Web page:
Peptide delivery into the central nervous system: Invasive, physiological and chemical approaches

Research output: Contribution to journalReview article

7 Citations (Scopus)

Abstract

The capillary endothelium of the brain and spinal cord possesses tight junctions and, thus, behaves as a continuous lipid bilayer that prevents the passage of highly polar and lipid-insoluble substances. Highly active enzymes expressed in the brain endothelial cells and cerebral pericytes also represent a metabolic component that contributes to the homeostatic balance of the central nervous system (CNS). Peptides cannot enter the brain and spinal cord from the circulating blood because they are highly polar and lipid insoluble, metabolically unstable, and generally do not have active transport systems in this membranous barrier. Hence, the blood-brain barrier (BBB) is the major obstacle to peptide-based therapeutics that are potentially useful for combating diseases affecting the central nervous system. The article discusses invasive, physiological-based and chemical-enzymatic approaches to overcome the BBB by reviewing both primary and patent literature.

Original languageEnglish
Pages (from-to)233-245
Number of pages13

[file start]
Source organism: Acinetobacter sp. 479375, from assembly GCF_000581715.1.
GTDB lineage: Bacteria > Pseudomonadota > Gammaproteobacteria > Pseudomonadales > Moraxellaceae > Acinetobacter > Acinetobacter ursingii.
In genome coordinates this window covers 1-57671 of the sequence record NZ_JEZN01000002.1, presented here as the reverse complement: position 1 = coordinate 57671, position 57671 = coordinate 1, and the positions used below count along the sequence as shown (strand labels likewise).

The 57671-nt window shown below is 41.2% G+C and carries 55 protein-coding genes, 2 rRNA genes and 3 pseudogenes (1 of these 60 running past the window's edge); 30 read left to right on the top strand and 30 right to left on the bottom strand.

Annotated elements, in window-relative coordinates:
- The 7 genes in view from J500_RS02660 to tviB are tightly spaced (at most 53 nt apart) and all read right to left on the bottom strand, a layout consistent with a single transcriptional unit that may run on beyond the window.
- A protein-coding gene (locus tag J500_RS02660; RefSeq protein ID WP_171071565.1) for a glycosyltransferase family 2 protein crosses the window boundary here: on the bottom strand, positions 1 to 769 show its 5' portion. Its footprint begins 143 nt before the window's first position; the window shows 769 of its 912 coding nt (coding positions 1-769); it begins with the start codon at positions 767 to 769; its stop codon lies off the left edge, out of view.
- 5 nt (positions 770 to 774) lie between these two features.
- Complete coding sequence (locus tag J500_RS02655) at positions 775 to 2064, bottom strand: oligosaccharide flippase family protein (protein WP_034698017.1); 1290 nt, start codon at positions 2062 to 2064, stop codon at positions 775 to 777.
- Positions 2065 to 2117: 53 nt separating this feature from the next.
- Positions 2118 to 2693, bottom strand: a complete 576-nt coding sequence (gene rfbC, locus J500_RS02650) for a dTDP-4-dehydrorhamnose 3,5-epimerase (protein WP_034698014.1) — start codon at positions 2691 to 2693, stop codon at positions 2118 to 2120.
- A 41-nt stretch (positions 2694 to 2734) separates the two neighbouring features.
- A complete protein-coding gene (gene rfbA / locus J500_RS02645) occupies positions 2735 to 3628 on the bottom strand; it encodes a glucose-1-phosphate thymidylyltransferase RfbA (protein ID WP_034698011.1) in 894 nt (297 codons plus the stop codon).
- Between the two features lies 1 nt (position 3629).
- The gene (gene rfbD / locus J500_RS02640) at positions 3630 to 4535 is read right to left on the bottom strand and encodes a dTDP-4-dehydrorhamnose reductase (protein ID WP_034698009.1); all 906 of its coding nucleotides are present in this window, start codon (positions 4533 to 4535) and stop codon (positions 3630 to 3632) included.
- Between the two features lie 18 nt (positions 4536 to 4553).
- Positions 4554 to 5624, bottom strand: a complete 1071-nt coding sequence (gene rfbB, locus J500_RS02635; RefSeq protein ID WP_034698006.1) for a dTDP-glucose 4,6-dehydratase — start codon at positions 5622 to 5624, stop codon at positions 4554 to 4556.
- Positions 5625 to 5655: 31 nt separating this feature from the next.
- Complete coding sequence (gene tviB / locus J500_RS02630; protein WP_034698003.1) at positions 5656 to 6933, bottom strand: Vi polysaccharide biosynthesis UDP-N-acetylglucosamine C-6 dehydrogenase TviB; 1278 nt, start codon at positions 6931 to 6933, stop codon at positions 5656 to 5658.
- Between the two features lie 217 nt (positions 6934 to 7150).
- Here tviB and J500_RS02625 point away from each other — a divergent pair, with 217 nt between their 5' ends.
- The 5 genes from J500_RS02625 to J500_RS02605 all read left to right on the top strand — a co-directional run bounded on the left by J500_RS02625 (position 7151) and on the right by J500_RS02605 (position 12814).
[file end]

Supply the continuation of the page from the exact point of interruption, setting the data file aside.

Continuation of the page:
JournalExpert Opinion on Therapeutic Patents
Volume7
Issue number3
DOIs
StatePublished - 10 Apr 1997

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brain
Central Nervous System
Blood-Brain Barrier
Peptides
Spinal Cord
Brain
Literature
Lipids
Pericytes
Patents
Tight Junctions
Active Biological Transport
Central Nervous System Diseases
Vascular Endothelium
Lipid Bilayers
Fetal Blood
Endothelial Cells
transport system
patent
Enzymes

Cite this

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abstract = "The capillary endothelium of the brain and spinal cord possesses tight junctions and, thus, behaves as a continuous lipid bilayer that prevents the passage of highly polar and lipid-insoluble substances. Highly active enzymes expressed in the brain endothelial cells and cerebral pericytes also represent a metabolic component that contributes to the homeostatic balance of the central nervous system (CNS). Peptides cannot enter the brain and spinal cord from the circulating blood because they are highly polar and lipid insoluble, metabolically unstable, and generally do not have active transport systems in this membranous barrier. Hence, the blood-brain barrier (BBB) is the major obstacle to peptide-based therapeutics that are potentially useful for combating diseases affecting the central nervous system. The article discusses invasive, physiological-based and chemical-enzymatic approaches to overcome the BBB by reviewing both primary and patent literature.",
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Peptide delivery into the central nervous system : Invasive, physiological and chemical approaches. / Prokai, Laszlo.

In: Expert Opinion on Therapeutic Patents, Vol. 7, No. 3, 10.04.1997, p. 233-245.

Research output: Contribution to journalReview article

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